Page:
3. Product Liability

Brian Buntz

March 9, 2016

2 Min Read
3. Product Liability

3. Product Liability

Product liability is an issue S&P is monitoring closely for high-tech medical device makers, says David Kaplan, director, healthcare group at Standard & Poor's Ratings Services. "That is a prominent issue for a number of medical device companies right now, with the number of companies defending themselves against billions in claims from pelvic mesh and metal-on-metal hip implant related lawsuits."

While not as common as the aforementioned problems, product liability matters have spurred the biggest defaults in the industry. Product liability spelled the end for A. H. Robins, maker of the Dalkon shield, a controversial intrauterine device. Ultimately, as many as 200,000 women testified that they were injured by the device, which was on the market in the early 1970s. The product was pulled from the market in 1974. FDA recommended in 1983 that all women using the device have it removed, which triggered a wave of lawsuits against the company. A. H. Robins declared bankruptcy two years after that.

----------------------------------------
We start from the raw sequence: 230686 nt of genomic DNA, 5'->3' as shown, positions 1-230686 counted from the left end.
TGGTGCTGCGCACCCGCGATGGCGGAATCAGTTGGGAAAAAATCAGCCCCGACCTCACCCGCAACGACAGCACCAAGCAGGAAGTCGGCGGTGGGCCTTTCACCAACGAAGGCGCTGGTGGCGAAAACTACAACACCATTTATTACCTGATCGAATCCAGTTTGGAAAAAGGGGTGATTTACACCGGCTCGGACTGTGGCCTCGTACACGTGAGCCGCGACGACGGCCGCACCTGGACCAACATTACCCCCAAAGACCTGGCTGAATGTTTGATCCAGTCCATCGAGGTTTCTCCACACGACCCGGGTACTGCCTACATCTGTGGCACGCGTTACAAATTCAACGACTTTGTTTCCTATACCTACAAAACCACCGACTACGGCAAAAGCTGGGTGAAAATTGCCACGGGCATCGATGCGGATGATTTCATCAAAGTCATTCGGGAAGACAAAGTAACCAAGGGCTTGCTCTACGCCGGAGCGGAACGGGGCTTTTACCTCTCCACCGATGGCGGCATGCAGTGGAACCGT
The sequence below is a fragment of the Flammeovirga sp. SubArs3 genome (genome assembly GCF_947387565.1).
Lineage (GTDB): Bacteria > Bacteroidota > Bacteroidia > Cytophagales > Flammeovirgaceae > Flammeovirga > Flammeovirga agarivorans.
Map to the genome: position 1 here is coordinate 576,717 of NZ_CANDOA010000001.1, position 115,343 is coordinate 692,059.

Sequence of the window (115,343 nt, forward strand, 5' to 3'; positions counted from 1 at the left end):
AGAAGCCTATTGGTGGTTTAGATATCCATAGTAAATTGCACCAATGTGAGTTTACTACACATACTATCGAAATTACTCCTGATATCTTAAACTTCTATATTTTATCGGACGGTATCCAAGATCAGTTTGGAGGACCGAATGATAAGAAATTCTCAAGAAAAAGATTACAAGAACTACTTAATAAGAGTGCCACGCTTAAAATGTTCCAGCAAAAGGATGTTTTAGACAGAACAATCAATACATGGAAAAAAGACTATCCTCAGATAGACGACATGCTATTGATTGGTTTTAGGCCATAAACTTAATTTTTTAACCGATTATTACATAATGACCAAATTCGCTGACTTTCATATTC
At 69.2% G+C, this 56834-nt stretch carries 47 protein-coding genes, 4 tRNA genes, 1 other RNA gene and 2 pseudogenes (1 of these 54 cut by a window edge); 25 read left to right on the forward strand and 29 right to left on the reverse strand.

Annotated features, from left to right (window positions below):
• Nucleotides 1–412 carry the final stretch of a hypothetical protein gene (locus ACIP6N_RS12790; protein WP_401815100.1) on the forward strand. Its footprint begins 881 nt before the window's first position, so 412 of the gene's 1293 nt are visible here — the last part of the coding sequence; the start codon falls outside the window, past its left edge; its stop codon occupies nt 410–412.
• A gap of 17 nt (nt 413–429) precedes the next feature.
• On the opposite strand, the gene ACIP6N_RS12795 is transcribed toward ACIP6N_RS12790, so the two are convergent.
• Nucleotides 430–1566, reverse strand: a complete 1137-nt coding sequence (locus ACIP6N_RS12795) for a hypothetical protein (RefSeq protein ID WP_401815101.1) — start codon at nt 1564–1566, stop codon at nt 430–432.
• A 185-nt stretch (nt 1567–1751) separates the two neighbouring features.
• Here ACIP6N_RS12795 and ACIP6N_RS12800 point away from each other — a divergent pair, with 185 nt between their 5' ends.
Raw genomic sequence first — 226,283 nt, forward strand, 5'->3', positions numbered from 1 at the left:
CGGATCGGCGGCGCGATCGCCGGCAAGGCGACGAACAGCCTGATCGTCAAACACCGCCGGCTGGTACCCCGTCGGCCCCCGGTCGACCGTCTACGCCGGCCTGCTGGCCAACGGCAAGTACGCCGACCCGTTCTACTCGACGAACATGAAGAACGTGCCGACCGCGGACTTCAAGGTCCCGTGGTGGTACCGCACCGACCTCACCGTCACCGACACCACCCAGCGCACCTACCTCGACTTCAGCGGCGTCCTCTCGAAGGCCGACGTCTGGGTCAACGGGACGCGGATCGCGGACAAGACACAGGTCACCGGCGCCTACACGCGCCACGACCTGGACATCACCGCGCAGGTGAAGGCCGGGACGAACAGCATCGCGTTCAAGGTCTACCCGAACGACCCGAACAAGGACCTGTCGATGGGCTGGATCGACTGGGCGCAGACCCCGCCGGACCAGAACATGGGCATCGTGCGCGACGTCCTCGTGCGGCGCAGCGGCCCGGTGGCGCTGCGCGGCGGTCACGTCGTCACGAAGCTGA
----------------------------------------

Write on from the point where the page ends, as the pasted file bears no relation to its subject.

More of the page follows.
Product liability also caused Dow Corning to default in 1995 as it was overwhelmed with personal injury claims from women who used the company's silicone gel breast implants. The women claimed the implants could leak, putting women at risk of breast cancer, autoimmune diseases, rheumatoid arthritis, and various neurological problems.

As recounted by PBS's Frontline,Dow faced 20,000 lawsuits, on top of 410,000 potential claims in a global settlement. The situation was an especially dramatic turn of events for a company that had built a reputation for itself as a highly ethical (as well as profitable) industrial company that prided itself over its Business Conduct Committee.

Dow left the silicone breast implants business in 1992, as did other major manufacturers. A 14-year virtual FDA ban on the implants lasted until 2006. FDA now says that there is no apparent association between silicone gel-filled breast implants and connective tissue disease, breast cancer, or reproductive problems, though the agency acknowledges that longer and larger studies are needed for a definitive answer.

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